In this unlikely refuge, the women become allies, even as Isabelle maintains a veneer of madness for her own protection. But sooner or later, she must reclaim her voice. And if she uses it to expose the truth, Isabelle risks far more than she could ever imagine.
Weaving together a thread of finely tuned suspense with a fascinating setting and real-life figures, Sarah Barthel’s debut is historical fiction at its most evocative and compelling.”


House of Silence by Sarah Barthel is cross-genre between historical fiction and thriller. The story is about Isabelle, a young woman about to get married to a charming bachelor, Gregory. Her fiancé is the kind of man that all women wanted and everyone especially Isabelle’s mother believed that she couldn’t have found a better suitor. However, after the engagement, Isabelle witnesses Gregory commit a horrible crime. She is left confused and scared for her life and makes the decision to go to the sanitarium for her safety. To achieve this, she decides to go mute and convince everyone of her insanity.

This book is set in 1875 and I think that the author did a great job in portraying the time period. I liked the description of the clothing, the corsets and long skirts that swept the floor. The horses and carriages and social norms made me get lost in the 19th century and in the lives of the characters.  The importance of belonging to right social circles was also emphasized and some of the practices such as condemning women who lost their virginity before marriage were brought up in the book. What stood out even more is how issues such as mental illness were treated during that time. Being admitted to a sanitarium was enough to ruin a woman’s reputation and hence  destroy her whole life. This illustrates just how brave Isabelle was to decide to go to the sanitarium despite the risks.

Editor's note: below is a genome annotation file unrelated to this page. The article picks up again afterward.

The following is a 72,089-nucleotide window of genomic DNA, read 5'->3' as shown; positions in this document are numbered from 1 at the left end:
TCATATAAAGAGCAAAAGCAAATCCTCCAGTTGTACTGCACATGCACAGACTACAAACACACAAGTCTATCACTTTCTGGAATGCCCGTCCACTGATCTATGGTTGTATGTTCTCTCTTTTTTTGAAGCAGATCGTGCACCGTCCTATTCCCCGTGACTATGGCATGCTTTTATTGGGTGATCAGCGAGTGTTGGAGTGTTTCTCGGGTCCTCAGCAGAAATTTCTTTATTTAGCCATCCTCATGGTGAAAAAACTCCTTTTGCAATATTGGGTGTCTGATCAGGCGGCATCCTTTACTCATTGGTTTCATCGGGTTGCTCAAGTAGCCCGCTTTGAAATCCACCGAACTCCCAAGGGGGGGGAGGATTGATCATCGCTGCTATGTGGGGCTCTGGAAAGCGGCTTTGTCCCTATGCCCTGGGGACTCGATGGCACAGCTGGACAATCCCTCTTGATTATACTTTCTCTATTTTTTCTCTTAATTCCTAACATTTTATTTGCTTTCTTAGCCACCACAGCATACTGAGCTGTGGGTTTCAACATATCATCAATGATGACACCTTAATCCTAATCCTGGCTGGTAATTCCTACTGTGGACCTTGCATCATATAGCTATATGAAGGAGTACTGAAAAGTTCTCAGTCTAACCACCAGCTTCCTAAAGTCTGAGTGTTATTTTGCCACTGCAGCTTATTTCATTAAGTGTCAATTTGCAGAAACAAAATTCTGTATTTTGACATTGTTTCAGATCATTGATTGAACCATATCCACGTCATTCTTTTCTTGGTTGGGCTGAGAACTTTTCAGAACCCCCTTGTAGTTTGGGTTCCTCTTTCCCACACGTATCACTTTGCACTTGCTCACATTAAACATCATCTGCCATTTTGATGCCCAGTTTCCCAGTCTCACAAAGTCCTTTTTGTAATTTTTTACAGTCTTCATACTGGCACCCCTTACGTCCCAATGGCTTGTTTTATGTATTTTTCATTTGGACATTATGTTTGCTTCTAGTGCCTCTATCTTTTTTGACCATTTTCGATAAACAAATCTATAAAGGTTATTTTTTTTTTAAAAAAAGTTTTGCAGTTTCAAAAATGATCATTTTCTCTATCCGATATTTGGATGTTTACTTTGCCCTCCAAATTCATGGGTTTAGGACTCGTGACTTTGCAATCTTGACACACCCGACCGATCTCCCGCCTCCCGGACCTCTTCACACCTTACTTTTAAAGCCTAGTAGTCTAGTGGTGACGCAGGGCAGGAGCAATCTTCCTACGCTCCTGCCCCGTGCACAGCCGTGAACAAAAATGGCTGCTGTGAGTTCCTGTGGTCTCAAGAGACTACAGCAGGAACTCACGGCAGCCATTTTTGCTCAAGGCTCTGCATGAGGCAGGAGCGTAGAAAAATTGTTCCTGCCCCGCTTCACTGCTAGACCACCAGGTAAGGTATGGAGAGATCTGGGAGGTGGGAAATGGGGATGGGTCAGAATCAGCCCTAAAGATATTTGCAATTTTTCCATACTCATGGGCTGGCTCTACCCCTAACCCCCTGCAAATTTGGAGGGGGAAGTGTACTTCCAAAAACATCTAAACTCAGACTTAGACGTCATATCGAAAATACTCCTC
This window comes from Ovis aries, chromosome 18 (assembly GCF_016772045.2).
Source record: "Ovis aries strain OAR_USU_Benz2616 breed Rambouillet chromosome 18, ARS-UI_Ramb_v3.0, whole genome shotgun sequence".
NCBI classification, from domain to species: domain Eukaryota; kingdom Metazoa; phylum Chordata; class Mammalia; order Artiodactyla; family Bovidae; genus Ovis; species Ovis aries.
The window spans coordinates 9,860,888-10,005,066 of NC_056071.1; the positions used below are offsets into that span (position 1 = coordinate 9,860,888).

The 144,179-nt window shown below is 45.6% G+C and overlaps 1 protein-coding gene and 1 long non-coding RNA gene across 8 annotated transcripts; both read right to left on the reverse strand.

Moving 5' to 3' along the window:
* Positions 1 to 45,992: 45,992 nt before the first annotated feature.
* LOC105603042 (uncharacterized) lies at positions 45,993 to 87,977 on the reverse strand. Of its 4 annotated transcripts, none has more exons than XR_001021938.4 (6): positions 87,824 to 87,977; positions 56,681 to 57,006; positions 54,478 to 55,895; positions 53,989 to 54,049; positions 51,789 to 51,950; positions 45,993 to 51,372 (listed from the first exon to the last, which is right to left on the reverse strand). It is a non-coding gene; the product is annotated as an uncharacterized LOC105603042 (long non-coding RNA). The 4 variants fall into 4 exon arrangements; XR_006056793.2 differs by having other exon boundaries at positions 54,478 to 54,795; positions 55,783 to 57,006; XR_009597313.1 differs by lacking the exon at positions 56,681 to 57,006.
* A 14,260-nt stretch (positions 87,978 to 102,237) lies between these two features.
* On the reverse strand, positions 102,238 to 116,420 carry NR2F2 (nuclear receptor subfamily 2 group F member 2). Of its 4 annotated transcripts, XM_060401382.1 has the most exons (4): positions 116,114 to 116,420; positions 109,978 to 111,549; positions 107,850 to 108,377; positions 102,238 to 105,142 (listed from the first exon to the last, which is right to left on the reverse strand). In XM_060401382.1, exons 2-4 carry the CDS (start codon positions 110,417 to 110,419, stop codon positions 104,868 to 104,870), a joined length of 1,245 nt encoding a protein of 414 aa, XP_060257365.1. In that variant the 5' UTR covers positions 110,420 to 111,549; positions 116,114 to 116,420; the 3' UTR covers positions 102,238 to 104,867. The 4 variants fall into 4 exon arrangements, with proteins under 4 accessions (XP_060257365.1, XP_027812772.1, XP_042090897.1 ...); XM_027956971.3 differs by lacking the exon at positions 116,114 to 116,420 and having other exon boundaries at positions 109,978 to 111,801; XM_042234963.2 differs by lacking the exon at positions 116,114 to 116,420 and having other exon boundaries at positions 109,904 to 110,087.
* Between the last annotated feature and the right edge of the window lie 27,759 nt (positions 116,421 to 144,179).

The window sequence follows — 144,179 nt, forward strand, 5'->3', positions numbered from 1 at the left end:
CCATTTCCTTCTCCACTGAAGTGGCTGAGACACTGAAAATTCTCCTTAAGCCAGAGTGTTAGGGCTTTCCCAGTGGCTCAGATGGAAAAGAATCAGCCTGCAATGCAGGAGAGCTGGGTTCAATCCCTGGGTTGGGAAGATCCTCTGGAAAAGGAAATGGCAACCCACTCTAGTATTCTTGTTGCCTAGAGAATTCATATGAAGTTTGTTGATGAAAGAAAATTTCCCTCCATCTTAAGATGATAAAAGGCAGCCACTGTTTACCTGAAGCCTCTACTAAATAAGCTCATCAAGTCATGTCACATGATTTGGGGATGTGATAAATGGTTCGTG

What I really liked……

I liked the Isabelle as the main character. She was so strong-willed. There were dire ramifications to her actions but she still went through with her charade of insanity to avoid getting married. She also went after Gregory despite the dangers. Women in the book are portrayed as being quite submissive but not this heroine. Her best friend, Lucy, was another endearing character especially due to her defiance to her parents,the arranged marriage and also her support of Isabelle who everyone else was shunning. Other notable characters included, Samuel and Mrs. Lincoln.

Despite Gregory being the obvious villain in the story, the most unlikable character was Isabelle’s mother. The woman was so concerned with reputation and making the right connections in life that she put everyone else ahead of her daughter.  This conflict added to the tension in the story but still, that woman was despicable! However, I was intrigued by this angle and kept wondering how the relationship between mother and daughter would survive.